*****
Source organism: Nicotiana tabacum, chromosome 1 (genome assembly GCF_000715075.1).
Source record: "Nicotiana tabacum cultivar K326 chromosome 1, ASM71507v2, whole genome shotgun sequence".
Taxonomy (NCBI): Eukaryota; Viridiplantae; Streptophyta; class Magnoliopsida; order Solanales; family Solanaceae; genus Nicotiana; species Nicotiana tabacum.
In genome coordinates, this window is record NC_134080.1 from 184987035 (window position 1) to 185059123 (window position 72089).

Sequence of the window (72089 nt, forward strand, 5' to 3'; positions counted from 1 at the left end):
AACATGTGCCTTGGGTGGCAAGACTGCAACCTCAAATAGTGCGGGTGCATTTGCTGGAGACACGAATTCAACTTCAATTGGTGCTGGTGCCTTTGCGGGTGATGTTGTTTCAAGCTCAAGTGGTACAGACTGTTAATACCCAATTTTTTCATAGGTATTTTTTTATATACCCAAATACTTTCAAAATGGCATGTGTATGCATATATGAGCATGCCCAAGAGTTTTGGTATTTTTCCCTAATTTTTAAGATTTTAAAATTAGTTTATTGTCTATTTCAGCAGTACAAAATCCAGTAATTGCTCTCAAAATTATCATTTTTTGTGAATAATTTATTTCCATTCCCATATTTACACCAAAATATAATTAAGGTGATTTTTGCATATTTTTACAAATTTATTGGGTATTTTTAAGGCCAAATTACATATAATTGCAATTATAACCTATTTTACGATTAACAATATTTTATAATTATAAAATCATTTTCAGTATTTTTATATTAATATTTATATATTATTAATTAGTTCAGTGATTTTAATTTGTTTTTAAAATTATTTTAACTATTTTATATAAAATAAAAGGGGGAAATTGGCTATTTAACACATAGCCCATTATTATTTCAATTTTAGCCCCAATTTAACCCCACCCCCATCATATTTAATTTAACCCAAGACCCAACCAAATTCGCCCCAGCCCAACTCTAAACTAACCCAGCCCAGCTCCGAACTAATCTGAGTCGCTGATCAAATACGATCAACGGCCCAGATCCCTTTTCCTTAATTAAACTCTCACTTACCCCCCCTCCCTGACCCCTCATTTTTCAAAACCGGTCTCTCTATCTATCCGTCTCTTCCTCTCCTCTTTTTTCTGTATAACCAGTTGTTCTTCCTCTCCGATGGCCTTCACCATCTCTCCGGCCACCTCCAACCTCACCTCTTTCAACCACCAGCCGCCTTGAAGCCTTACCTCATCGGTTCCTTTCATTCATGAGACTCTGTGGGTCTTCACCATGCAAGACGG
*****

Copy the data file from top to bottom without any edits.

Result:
Source organism: Nicotiana tabacum, chromosome 1 (genome assembly GCF_000715075.1).
Source record: "Nicotiana tabacum cultivar K326 chromosome 1, ASM71507v2, whole genome shotgun sequence".
Taxonomy (NCBI): Eukaryota; Viridiplantae; Streptophyta; class Magnoliopsida; order Solanales; family Solanaceae; genus Nicotiana; species Nicotiana tabacum.
In genome coordinates, this window is record NC_134080.1 from 184987035 (window position 1) to 185059123 (window position 72089).

Sequence of the window (72089 nt, forward strand, 5' to 3'; positions counted from 1 at the left end):
AACATGTGCCTTGGGTGGCAAGACTGCAACCTCAAATAGTGCGGGTGCATTTGCTGGAGACACGAATTCAACTTCAATTGGTGCTGGTGCCTTTGCGGGTGATGTTGTTTCAAGCTCAAGTGGTACAGACTGTTAATACCCAATTTTTTCATAGGTATTTTTTTATATACCCAAATACTTTCAAAATGGCATGTGTATGCATATATGAGCATGCCCAAGAGTTTTGGTATTTTTCCCTAATTTTTAAGATTTTAAAATTAGTTTATTGTCTATTTCAGCAGTACAAAATCCAGTAATTGCTCTCAAAATTATCATTTTTTGTGAATAATTTATTTCCATTCCCATATTTACACCAAAATATAATTAAGGTGATTTTTGCATATTTTTACAAATTTATTGGGTATTTTTAAGGCCAAATTACATATAATTGCAATTATAACCTATTTTACGATTAACAATATTTTATAATTATAAAATCATTTTCAGTATTTTTATATTAATATTTATATATTATTAATTAGTTCAGTGATTTTAATTTGTTTTTAAAATTATTTTAACTATTTTATATAAAATAAAAGGGGGAAATTGGCTATTTAACACATAGCCCATTATTATTTCAATTTTAGCCCCAATTTAACCCCACCCCCATCATATTTAATTTAACCCAAGACCCAACCAAATTCGCCCCAGCCCAACTCTAAACTAACCCAGCCCAGCTCCGAACTAATCTGAGTCGCTGATCAAATACGATCAACGGCCCAGATCCCTTTTCCTTAATTAAACTCTCACTTACCCCCCCTCCCTGACCCCTCATTTTTCAAAACCGGTCTCTCTATCTATCCGTCTCTTCCTCTCCTCTTTTTTCTGTATAACCAGTTGTTCTTCCTCTCCGATGGCCTTCACCATCTCTCCGGCCACCTCCAACCTCACCTCTTTCAACCACCAGCCGCCTTGAAGCCTTACCTCATCGGTTCCTTTCATTCATGAGACTCTGTGGGTCTTCACCATGCAAGACGG